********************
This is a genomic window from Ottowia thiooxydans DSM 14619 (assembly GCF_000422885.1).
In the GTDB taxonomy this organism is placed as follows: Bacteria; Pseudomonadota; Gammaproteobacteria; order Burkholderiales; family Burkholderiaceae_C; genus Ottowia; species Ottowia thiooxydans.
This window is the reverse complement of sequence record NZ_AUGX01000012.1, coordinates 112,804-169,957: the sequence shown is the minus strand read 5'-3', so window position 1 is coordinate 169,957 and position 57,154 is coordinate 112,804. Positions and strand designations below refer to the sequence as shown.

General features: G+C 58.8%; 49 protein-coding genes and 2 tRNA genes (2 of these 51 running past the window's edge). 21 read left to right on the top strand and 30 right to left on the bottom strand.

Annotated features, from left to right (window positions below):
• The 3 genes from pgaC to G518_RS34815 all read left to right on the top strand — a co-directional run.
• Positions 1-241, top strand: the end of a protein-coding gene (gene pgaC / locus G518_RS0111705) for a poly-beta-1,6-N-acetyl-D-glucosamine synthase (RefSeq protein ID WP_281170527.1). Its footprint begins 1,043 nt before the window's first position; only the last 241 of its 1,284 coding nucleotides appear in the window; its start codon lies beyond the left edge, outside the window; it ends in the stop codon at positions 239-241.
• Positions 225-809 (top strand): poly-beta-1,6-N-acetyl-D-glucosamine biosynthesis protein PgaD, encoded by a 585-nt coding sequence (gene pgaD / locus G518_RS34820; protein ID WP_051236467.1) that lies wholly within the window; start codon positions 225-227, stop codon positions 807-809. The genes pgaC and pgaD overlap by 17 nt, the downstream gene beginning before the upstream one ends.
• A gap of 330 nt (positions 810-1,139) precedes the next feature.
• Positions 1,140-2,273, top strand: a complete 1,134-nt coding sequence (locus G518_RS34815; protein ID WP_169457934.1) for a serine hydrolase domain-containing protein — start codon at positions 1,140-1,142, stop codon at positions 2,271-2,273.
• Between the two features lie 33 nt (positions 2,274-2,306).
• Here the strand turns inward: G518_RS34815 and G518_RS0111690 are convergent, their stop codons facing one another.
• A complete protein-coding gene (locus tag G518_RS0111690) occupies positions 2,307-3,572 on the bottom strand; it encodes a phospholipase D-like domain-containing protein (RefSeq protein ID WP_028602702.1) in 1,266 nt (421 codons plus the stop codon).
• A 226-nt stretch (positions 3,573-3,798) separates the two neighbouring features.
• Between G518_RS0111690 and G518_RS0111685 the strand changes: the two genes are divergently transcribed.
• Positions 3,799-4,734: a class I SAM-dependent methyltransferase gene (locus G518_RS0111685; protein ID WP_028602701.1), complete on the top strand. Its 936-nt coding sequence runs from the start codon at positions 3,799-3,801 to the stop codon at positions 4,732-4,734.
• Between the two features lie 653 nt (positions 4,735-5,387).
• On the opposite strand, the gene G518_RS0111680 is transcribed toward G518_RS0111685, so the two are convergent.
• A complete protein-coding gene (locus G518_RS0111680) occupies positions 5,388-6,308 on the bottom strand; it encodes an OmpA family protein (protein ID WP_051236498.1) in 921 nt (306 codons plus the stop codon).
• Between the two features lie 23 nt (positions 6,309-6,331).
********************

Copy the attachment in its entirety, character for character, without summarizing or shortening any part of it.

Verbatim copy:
This is a genomic window from Ottowia thiooxydans DSM 14619 (assembly GCF_000422885.1).
In the GTDB taxonomy this organism is placed as follows: Bacteria; Pseudomonadota; Gammaproteobacteria; order Burkholderiales; family Burkholderiaceae_C; genus Ottowia; species Ottowia thiooxydans.
This window is the reverse complement of sequence record NZ_AUGX01000012.1, coordinates 112,804-169,957: the sequence shown is the minus strand read 5'-3', so window position 1 is coordinate 169,957 and position 57,154 is coordinate 112,804. Positions and strand designations below refer to the sequence as shown.

General features: G+C 58.8%; 49 protein-coding genes and 2 tRNA genes (2 of these 51 running past the window's edge). 21 read left to right on the top strand and 30 right to left on the bottom strand.

Annotated features, from left to right (window positions below):
• The 3 genes from pgaC to G518_RS34815 all read left to right on the top strand — a co-directional run.
• Positions 1-241, top strand: the end of a protein-coding gene (gene pgaC / locus G518_RS0111705) for a poly-beta-1,6-N-acetyl-D-glucosamine synthase (RefSeq protein ID WP_281170527.1). Its footprint begins 1,043 nt before the window's first position; only the last 241 of its 1,284 coding nucleotides appear in the window; its start codon lies beyond the left edge, outside the window; it ends in the stop codon at positions 239-241.
• Positions 225-809 (top strand): poly-beta-1,6-N-acetyl-D-glucosamine biosynthesis protein PgaD, encoded by a 585-nt coding sequence (gene pgaD / locus G518_RS34820; protein ID WP_051236467.1) that lies wholly within the window; start codon positions 225-227, stop codon positions 807-809. The genes pgaC and pgaD overlap by 17 nt, the downstream gene beginning before the upstream one ends.
• A gap of 330 nt (positions 810-1,139) precedes the next feature.
• Positions 1,140-2,273, top strand: a complete 1,134-nt coding sequence (locus G518_RS34815; protein ID WP_169457934.1) for a serine hydrolase domain-containing protein — start codon at positions 1,140-1,142, stop codon at positions 2,271-2,273.
• Between the two features lie 33 nt (positions 2,274-2,306).
• Here the strand turns inward: G518_RS34815 and G518_RS0111690 are convergent, their stop codons facing one another.
• A complete protein-coding gene (locus tag G518_RS0111690) occupies positions 2,307-3,572 on the bottom strand; it encodes a phospholipase D-like domain-containing protein (RefSeq protein ID WP_028602702.1) in 1,266 nt (421 codons plus the stop codon).
• A 226-nt stretch (positions 3,573-3,798) separates the two neighbouring features.
• Between G518_RS0111690 and G518_RS0111685 the strand changes: the two genes are divergently transcribed.
• Positions 3,799-4,734: a class I SAM-dependent methyltransferase gene (locus G518_RS0111685; protein ID WP_028602701.1), complete on the top strand. Its 936-nt coding sequence runs from the start codon at positions 3,799-3,801 to the stop codon at positions 4,732-4,734.
• Between the two features lie 653 nt (positions 4,735-5,387).
• On the opposite strand, the gene G518_RS0111680 is transcribed toward G518_RS0111685, so the two are convergent.
• A complete protein-coding gene (locus G518_RS0111680) occupies positions 5,388-6,308 on the bottom strand; it encodes an OmpA family protein (protein ID WP_051236498.1) in 921 nt (306 codons plus the stop codon).
• Between the two features lie 23 nt (positions 6,309-6,331).